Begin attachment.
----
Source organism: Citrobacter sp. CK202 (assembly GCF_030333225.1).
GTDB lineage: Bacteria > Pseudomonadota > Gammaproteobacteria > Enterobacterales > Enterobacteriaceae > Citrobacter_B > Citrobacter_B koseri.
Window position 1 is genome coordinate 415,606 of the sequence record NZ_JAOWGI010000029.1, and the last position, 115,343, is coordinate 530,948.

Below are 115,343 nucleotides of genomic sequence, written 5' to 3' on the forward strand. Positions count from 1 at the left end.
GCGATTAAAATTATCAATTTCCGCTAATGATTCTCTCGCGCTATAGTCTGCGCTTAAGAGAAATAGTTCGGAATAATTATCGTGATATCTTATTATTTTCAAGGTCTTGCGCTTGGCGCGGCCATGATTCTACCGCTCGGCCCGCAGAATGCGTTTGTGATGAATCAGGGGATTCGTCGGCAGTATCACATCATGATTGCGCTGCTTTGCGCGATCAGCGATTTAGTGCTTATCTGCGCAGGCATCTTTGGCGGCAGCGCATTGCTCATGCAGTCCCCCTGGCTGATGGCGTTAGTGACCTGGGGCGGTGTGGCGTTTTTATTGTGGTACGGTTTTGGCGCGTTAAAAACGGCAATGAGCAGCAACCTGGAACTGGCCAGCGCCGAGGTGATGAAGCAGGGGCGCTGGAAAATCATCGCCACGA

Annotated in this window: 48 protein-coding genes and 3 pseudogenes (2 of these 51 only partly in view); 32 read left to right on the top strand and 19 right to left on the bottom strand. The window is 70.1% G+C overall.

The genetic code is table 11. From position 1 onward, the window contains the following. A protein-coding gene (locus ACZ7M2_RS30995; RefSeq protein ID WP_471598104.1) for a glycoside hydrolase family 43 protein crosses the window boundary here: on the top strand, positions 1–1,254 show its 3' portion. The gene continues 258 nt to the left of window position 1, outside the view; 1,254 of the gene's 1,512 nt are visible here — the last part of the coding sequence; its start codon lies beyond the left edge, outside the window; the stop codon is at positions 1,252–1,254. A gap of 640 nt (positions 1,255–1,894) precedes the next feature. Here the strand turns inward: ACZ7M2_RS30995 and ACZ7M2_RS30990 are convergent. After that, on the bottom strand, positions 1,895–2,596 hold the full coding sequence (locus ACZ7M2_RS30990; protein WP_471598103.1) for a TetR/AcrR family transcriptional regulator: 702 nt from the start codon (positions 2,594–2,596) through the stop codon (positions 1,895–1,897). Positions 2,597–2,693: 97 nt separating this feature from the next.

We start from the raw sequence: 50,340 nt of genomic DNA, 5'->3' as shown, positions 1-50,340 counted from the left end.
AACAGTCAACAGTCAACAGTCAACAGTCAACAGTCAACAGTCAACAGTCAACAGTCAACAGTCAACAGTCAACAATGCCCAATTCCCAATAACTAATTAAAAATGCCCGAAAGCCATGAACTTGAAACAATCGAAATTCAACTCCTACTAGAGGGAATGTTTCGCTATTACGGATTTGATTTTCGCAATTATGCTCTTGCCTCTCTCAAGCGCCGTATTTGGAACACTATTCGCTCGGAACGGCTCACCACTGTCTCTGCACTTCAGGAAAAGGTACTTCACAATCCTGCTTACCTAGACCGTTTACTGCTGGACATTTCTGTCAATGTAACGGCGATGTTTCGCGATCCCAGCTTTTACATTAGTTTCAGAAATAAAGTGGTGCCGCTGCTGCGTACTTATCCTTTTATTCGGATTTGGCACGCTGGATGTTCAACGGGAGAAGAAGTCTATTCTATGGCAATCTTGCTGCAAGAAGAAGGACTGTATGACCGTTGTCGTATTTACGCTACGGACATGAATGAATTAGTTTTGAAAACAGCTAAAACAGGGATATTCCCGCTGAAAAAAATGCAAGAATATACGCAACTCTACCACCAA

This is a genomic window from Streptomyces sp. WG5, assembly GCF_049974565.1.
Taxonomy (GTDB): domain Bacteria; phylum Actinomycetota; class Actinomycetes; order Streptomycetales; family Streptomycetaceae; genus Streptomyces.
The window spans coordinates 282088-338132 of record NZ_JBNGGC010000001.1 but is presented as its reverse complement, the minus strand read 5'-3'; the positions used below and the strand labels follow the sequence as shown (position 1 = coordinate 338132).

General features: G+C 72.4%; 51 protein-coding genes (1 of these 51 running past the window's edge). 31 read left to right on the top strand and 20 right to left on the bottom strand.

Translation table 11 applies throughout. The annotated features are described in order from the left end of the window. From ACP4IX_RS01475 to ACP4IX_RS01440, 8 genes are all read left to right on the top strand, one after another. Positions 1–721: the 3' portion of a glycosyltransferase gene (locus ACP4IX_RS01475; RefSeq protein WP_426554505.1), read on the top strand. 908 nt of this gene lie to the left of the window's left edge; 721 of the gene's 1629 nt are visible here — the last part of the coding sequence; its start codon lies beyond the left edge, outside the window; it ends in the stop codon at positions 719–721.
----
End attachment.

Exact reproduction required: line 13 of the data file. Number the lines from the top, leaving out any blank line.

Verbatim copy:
General features: G+C 72.4%; 51 protein-coding genes (1 of these 51 running past the window's edge). 31 read left to right on the top strand and 20 right to left on the bottom strand.